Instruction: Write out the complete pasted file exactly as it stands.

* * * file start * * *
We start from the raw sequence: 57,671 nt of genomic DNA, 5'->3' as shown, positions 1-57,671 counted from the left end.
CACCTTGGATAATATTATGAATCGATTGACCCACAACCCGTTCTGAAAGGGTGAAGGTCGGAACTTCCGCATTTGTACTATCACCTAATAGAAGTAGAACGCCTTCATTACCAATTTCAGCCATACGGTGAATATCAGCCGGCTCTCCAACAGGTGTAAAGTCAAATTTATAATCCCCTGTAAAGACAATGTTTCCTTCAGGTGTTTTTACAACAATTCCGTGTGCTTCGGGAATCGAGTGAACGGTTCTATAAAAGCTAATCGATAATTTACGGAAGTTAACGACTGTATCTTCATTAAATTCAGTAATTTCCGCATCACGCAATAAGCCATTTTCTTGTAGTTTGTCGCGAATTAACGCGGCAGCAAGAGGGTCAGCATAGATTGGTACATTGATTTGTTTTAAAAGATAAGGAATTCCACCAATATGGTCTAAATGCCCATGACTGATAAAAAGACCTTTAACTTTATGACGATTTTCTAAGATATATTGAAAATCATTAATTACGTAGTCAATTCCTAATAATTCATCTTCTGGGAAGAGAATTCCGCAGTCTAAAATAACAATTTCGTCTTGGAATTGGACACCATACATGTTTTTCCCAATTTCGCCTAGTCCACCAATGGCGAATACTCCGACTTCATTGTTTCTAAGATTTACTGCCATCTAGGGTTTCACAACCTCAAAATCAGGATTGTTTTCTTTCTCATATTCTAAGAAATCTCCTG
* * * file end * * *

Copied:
We start from the raw sequence: 57,671 nt of genomic DNA, 5'->3' as shown, positions 1-57,671 counted from the left end.
CACCTTGGATAATATTATGAATCGATTGACCCACAACCCGTTCTGAAAGGGTGAAGGTCGGAACTTCCGCATTTGTACTATCACCTAATAGAAGTAGAACGCCTTCATTACCAATTTCAGCCATACGGTGAATATCAGCCGGCTCTCCAACAGGTGTAAAGTCAAATTTATAATCCCCTGTAAAGACAATGTTTCCTTCAGGTGTTTTTACAACAATTCCGTGTGCTTCGGGAATCGAGTGAACGGTTCTATAAAAGCTAATCGATAATTTACGGAAGTTAACGACTGTATCTTCATTAAATTCAGTAATTTCCGCATCACGCAATAAGCCATTTTCTTGTAGTTTGTCGCGAATTAACGCGGCAGCAAGAGGGTCAGCATAGATTGGTACATTGATTTGTTTTAAAAGATAAGGAATTCCACCAATATGGTCTAAATGCCCATGACTGATAAAAAGACCTTTAACTTTATGACGATTTTCTAAGATATATTGAAAATCATTAATTACGTAGTCAATTCCTAATAATTCATCTTCTGGGAAGAGAATTCCGCAGTCTAAAATAACAATTTCGTCTTGGAATTGGACACCATACATGTTTTTCCCAATTTCGCCTAGTCCACCAATGGCGAATACTCCGACTTCATTGTTTCTAAGATTTACTGCCATCTAGGGTTTCACAACCTCAAAATCAGGATTGTTTTCTTTCTCATATTCTAAGAAATCTCCTG